Recently, there have been rising concerns that the public is being deceived by the unprecedented dissemination of fake news on the internet and on social media, in particular.
The term fake news is a fluid concept but is generally understood to refer to fictitious reports designed to deliberately deceive readers in order to maximise internet traffic and profit. The term gained particular traction during the 2016 US presidential election following claims of harm to democratic process.
Some people are taking the fight against fake news on themselves. The Fake News Challenge is a global grassroots effort of more than 100 volunteers and 71 teams from academia and industry that are looking at using artificial intelligence to combat fake news.
The Fake News Crack Down
Bloomberg reported in early April that Germany was getting serious about cracking down on fake news with legislation that threatens social networks, like Facebook, with steep fines up to 50 million euros if they fail to give users the option to complain about hate speech and fake news or refuse to remove illegal content.
Concerned by the impact of fake news in the UK, the Government announced in January 2017 that it had asked a Commons Select Committee to launch an inquiry. In doing so, Damian Collins MP, Chair of the Committee, specifically called on tech companies to help address the issue.
Many tech companies are already looking to combat the dissemination of fake news on their platforms. For instance, several have already started to introduce preventative measures such as content filtering or fact verification.
In October 2016, Google announced it was introducing Fact Check, an automated news verification feature to help readers determine whether a news story is accurate by the addition of a label to show that the content has been independently verified.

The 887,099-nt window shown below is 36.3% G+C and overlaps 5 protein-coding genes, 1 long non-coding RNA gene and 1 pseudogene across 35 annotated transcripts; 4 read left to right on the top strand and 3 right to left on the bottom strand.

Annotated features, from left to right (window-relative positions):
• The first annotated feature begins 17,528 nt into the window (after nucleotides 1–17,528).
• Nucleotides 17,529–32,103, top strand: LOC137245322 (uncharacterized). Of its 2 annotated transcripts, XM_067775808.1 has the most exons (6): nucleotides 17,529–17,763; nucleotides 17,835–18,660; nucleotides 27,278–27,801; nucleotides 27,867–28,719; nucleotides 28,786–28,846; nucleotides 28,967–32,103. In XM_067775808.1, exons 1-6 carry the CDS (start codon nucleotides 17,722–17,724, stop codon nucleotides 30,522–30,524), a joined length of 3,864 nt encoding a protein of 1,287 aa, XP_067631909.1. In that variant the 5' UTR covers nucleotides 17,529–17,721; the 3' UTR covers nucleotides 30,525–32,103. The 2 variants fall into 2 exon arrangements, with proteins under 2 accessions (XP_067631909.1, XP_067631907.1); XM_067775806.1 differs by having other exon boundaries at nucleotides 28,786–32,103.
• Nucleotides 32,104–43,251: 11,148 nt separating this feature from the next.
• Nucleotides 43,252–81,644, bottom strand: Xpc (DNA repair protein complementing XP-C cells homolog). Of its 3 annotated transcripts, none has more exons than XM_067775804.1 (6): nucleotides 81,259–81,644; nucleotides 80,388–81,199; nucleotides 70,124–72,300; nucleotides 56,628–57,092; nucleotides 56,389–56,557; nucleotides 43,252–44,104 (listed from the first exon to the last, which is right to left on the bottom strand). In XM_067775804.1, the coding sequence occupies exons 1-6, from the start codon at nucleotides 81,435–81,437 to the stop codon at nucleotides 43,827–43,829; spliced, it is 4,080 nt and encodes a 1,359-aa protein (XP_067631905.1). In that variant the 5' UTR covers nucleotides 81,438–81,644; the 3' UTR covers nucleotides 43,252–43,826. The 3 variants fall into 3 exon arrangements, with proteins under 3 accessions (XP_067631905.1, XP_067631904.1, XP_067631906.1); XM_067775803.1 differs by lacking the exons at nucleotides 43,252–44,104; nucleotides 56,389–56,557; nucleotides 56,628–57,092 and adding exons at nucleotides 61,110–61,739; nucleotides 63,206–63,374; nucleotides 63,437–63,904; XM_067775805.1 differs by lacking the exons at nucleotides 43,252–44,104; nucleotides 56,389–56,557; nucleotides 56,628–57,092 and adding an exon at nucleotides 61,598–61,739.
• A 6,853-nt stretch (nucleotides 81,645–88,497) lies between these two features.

Facebook has also made a string of similar announcements. In January 2017, it announced the introduction of a fake news filtering service in Germany. Then, in March 2017, it was widely reported that Facebook had started to introduce fact verification features to certain users elsewhere. And in the first week of April 2017, Facebook released a number of fake news tools designed around the safe harbours.
If these features are successful, it’s anticipated that they could be rolled-out globally. Other tech companies may also be inclined to follow suit, automatically block certain content from being uploaded or even use artificial intelligence to identify and remove fake news.
However, there are potential legal implications for tech companies looking to introduce such measures. Currently, tech companies can rely on certain safe harbours to avoid financial liability for unlawful content (including fake news) uploaded to their platforms by users. Safe harbours shield tech companies from liability in relation to certain passive transmissions as well as caching and hosting activities.
To benefit from safe harbours, tech companies must not be involved with the content transmitted or possess knowledge of the content’s unlawfulness. Practically, this means that tech companies must not select or modify content uploaded by its users and must remove it expeditiously upon becoming aware of unlawful activity.
There is uncertainty as to whether the introduction of features aimed at preventing the spread of fake news might inadvertently remove the benefit of the safe harbours. This is because features like content filtering or fact verification could prevent tech companies from meeting the necessary requirements.
A tech company that filters or blocks fake news could, for instance, be deemed to have selected the information that is uploaded onto its platform. Likewise, a company that verifies content may gain knowledge of the grounds on which unlawfulness might be apparent.
If a tech company is unable to avail itself of the relevant safe harbour when pursued for damages, its liability is potentially unlimited. Given the amount of content uploaded by users to internet platforms each day, tech companies could face an increase in legal claims and substantial financial liability. This is either because some unlawful content slips through the net, or because a decision is taken not to remove it out of fear that doing so might breach a user’s right to freedom of expression.
Since the financial consequences of such could be severe, the resulting uncertainty might ultimately discourage tech companies from tackling the dissemination of fake news on their platforms.
The information in this blog post is provided for general informational purposes only, and may not reflect the current law in your jurisdiction. No information contained in this post should be construed as legal advice from JAG Shaw Baker or the individual author, nor is it intended to be a substitute for legal counsel on any subject matter.
The post was written by Ben Williams, Associate at JAG Shaw Baker.